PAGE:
Friday, 08 December, 2000
I've been stewing on this one for a while. I had let it go, but then somebody pushed my button.
I guess it started with this article on ZDNet about an option in Whistler (the new consumer-level OS from Microsoft) that will block any software that doesn't have a valid digital signature. The conspiracy theorists are all up in arms, and some "developers" are concerned that this is yet another way for Microsoft to control the desktop. What a crock! First off, most of the "developers" who are screaming are loudmouth idiots who, even without Microsoft's market dominance, couldn't capture any significant market share, yet they presume to speak for the developer community. And what's the big deal, anyway? So get a digital signature. You do it for your ActiveX controls. Why not for your shrink-wrap software, too?
And then there's Microsoft's plan, described in this press release, to offer "Office 10" (or whatever they end up calling it) on an annual subscription basis. Conspiracy theorists and stupid developers started screaming again about Microsoft taking over the world. What's the big deal? Let Microsoft price themselves out of the market. The anti-Microsoft faction should love this move, because it's obvious where the company is heading: it wants to be your one-stop software shop. IBM tried this in the 70's and 80's, as have other companies. Sure, some corporate IS managers will take the bait. Let 'em! This move leaves the home desktop market wide open. So stop bitching and figure out how to take advantage of Microsoft's move.
Thursday, 07 December, 2000
I had been going back and filling in entries for days that I'd miss. But that's cheating, and quite honestly it's hard to remember what I did yesterday, much less last week. So you'll probably see periodic gaps in the entry dates. Oh well.
Tuesday, 05 December, 2000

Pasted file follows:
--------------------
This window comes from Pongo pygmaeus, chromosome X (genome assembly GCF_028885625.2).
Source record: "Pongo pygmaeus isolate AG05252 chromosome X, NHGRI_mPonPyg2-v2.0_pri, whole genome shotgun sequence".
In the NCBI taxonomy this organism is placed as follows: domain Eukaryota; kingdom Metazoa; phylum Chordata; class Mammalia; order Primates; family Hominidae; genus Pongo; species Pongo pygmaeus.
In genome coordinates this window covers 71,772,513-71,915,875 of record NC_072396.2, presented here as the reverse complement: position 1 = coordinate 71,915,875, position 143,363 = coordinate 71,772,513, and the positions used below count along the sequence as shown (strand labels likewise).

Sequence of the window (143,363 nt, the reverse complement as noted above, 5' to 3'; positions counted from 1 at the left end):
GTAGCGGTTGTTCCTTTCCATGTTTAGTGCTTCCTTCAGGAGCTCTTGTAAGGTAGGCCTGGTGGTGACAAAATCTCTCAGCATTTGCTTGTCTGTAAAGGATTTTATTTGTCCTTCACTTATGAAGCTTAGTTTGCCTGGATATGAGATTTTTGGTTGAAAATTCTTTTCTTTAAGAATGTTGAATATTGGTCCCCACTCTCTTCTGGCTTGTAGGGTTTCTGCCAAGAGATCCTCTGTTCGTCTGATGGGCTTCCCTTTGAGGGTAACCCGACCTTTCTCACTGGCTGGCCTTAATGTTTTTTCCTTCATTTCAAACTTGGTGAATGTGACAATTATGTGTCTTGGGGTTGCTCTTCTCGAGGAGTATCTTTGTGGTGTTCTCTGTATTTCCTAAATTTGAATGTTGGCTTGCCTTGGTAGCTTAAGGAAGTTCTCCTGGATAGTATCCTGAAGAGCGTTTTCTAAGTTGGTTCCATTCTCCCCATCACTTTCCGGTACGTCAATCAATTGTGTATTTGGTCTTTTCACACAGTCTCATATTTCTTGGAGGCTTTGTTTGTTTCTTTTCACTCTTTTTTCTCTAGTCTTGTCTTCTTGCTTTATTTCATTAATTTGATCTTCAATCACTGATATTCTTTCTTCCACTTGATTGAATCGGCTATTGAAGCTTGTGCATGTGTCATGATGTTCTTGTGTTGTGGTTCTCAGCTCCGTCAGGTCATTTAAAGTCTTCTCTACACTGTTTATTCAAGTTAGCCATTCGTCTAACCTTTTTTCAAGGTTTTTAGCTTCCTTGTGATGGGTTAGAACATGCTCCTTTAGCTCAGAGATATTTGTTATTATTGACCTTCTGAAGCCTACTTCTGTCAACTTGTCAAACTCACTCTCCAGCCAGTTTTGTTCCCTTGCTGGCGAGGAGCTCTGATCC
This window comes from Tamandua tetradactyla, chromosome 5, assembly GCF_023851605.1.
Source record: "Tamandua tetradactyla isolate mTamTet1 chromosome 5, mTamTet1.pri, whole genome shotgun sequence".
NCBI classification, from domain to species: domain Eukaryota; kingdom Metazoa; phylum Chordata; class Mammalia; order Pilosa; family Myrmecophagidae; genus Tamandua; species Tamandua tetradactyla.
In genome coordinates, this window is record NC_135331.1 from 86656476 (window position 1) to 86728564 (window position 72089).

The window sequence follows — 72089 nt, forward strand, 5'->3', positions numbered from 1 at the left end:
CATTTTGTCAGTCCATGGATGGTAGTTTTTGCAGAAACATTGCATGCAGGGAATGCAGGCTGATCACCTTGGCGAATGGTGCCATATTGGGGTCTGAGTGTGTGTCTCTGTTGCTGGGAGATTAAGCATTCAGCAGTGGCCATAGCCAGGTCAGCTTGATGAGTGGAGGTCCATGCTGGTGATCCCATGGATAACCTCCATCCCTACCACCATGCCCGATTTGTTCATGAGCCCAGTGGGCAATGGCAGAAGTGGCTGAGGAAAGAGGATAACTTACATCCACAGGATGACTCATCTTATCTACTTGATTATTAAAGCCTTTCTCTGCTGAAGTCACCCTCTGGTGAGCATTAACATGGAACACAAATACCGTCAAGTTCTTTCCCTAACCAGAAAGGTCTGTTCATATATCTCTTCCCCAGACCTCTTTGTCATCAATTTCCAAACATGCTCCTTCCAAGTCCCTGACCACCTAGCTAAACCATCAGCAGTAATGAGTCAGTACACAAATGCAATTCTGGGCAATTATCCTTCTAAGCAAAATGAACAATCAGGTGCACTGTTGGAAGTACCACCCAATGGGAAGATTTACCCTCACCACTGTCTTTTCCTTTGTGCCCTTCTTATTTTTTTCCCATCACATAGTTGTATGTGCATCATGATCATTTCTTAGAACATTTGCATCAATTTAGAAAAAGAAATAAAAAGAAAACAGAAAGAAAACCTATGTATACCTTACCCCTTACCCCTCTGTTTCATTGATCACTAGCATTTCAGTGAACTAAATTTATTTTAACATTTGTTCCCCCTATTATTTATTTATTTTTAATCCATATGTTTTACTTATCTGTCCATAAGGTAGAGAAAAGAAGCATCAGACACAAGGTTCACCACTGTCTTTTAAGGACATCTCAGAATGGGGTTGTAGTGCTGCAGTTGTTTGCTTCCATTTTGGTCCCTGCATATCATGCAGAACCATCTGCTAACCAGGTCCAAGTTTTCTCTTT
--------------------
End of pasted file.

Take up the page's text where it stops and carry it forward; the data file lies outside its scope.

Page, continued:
Still no President Elect. Yesterday's decisions by the US Supreme Court and the Leon County (FL) Court should have put an end to the legal maneuvering. Apparently not. The Gore team is now appealing the Leon County decision to the Florida Supreme Court, which was also instructed by the US Supreme Court to clarify its previous ruling. At least now everything's in one Court. The Gore team says that this is their final battle. I somehow don't believe that they'll give up that easily if the ruling goes against them. I could be wrong. Perhaps Vice President Gore will surprise everybody and for once actually do what he says he's going to do. He's lost all credibility. Perhaps he can salvage some small amount of dignity.
Monday, 04 December, 2000
This in today's junk email:
AlGoreithm, n. (al-gor-ith-m)
Any method of calculation performed endlessly until a predetermined desired result is produced.
At least this election fiasco has generated a lot of new jokes. I was getting tired of the repeats.
Sunday, 03 December, 2000
I flew to Newark, NJ so I could visit a client near Trenton on Monday. I never even got close to New York City, but I still thought there were way too many people crammed into too small a space. There are over 20 million people in the New York metropolitan area. Another 10 million or so live within 100 miles. That's 10 percent of the country's total population living in an area of about 31,500 square miles, or about .8 percent of the country's total area. The population density of the metropolitan area is about 2,000 people per square mile. Austin's population density is about 250 people per square mile, and I thought we were densely packed. I'm not surprised that there's so much violence in the city. That many people would really get on my nerves. I'm glad I leave tomorrow.